I wear atheist-type t-shirts to offend and/or to get laughs. So, I really don't care should people point to hatred, as I hold that quite rightly for the church. But the primary reason for wearing these T's is to let other atheists, or those who are questioning their beliefs, see that it's OK to wear your thoughts on your sleeves. So to speak.
A couple of months ago one night, I stepped outside my apartment and I took a walk up and down Brady street here in Milwaukee while wearing the 50% COTTON 50% SHROUD OF TURIN t-shirt I've designed. It's really one of the few areas in Brewtown that has hustle and bustle, a city vibe. And gentrification has been kind and fair to this street except for the hideous Walgreens anchoring the east end strip mall. A church at one corner is another eyesore. But there are plenty of interesting restaurants and bars and funky clothiers and two tatoo shops that draws a great mix of people from Old School Italians still living in the 'hood to the college kids lookin' for a Saturday buzz. Head shops once ruled, cannabis clouds rolling down the thoroughfare.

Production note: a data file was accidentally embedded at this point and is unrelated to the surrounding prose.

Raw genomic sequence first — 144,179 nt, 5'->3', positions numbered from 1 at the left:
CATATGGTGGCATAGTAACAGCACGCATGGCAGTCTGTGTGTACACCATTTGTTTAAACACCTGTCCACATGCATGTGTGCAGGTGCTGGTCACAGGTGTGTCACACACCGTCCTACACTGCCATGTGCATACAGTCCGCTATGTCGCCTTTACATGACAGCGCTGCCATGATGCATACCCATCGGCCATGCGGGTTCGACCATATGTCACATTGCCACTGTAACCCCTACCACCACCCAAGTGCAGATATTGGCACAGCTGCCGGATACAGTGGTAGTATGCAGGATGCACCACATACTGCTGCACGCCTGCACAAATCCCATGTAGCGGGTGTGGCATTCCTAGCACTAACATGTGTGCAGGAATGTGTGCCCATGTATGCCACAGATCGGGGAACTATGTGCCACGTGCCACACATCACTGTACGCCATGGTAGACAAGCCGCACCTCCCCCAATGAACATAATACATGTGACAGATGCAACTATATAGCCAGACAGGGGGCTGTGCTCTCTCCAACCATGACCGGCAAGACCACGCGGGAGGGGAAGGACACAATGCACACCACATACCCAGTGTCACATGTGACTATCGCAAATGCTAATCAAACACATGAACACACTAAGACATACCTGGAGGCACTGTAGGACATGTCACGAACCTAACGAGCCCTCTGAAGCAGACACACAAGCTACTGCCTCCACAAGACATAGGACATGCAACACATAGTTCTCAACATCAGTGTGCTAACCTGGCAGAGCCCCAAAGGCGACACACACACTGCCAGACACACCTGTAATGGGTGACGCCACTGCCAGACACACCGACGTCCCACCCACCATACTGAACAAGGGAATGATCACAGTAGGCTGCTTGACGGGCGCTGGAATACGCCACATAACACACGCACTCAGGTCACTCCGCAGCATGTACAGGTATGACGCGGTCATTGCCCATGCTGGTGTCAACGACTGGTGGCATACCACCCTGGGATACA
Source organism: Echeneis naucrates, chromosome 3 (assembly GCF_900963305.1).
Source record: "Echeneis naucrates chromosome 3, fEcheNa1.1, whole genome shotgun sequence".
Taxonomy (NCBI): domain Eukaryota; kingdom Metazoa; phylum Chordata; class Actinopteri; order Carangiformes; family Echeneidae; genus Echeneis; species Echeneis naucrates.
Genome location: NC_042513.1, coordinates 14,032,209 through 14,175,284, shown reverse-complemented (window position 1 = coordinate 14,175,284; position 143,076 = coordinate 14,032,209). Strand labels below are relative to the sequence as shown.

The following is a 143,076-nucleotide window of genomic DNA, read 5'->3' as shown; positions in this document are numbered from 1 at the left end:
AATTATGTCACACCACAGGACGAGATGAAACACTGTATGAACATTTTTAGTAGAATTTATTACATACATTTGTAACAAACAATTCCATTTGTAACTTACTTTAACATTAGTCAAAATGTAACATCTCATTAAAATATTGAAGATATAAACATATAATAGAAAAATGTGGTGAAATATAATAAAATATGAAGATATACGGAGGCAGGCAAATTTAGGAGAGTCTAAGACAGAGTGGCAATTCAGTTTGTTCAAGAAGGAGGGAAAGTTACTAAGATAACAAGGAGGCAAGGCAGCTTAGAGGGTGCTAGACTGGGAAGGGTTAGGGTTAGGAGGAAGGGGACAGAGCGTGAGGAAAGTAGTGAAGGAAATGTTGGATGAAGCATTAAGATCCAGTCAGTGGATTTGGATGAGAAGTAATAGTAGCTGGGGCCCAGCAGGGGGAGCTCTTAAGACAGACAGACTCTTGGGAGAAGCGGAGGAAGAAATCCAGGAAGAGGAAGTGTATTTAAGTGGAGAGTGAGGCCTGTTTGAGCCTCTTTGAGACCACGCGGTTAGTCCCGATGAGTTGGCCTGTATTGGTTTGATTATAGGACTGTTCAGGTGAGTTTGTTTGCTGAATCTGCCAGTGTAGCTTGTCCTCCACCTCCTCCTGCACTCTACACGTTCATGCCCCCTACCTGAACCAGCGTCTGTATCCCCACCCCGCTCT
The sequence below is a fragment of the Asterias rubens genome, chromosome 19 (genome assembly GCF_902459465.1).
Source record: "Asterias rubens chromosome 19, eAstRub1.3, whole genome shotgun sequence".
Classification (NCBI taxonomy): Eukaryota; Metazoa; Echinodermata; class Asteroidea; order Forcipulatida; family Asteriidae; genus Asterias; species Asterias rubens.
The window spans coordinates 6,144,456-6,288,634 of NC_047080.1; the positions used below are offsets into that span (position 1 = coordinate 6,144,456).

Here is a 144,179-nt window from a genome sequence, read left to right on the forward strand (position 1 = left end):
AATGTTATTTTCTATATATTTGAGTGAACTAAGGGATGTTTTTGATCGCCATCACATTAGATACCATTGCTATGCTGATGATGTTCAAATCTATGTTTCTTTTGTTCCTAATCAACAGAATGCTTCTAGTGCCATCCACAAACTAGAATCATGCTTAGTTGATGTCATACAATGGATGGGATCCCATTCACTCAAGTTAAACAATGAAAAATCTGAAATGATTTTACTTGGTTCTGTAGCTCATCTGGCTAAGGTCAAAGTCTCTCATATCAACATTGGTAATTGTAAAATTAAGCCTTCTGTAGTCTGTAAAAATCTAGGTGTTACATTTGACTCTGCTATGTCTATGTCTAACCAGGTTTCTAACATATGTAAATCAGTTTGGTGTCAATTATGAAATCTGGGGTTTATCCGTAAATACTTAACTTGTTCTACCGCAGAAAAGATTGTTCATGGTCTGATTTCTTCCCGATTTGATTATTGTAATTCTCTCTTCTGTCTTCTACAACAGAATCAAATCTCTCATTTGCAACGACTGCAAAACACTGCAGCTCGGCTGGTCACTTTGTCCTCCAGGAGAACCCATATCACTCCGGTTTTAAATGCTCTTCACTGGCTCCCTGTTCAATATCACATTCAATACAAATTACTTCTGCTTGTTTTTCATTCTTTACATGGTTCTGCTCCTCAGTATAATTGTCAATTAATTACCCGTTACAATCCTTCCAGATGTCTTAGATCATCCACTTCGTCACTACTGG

Women were out and about wearing sundresses and less. A silly pod of streetpunks were called on their bluffs of intimidation with just a few calm words and a well-practiced gameface. Someone else tried to bum a smoke.
One of three guys standing outside the Up and Under tavern, a blues joint where I once sank the eight ball on consecutive breaks, started reading my shirt, out loud, as I stopped to ask if he 'got' the joke. His small smile turned into a wide grin as he explained the joke to one of his friends. I explained that I sell these shirts with some of the profit going to the FFRF, the organization responsible for bringing about the National Day of Prayer lawsuit.
As I walked away, I heard the third guy say to the shirtreader: You're a catholic. You hypocrite.
Smiling, I turned around and went to look for the guy who tried bumming a smoke.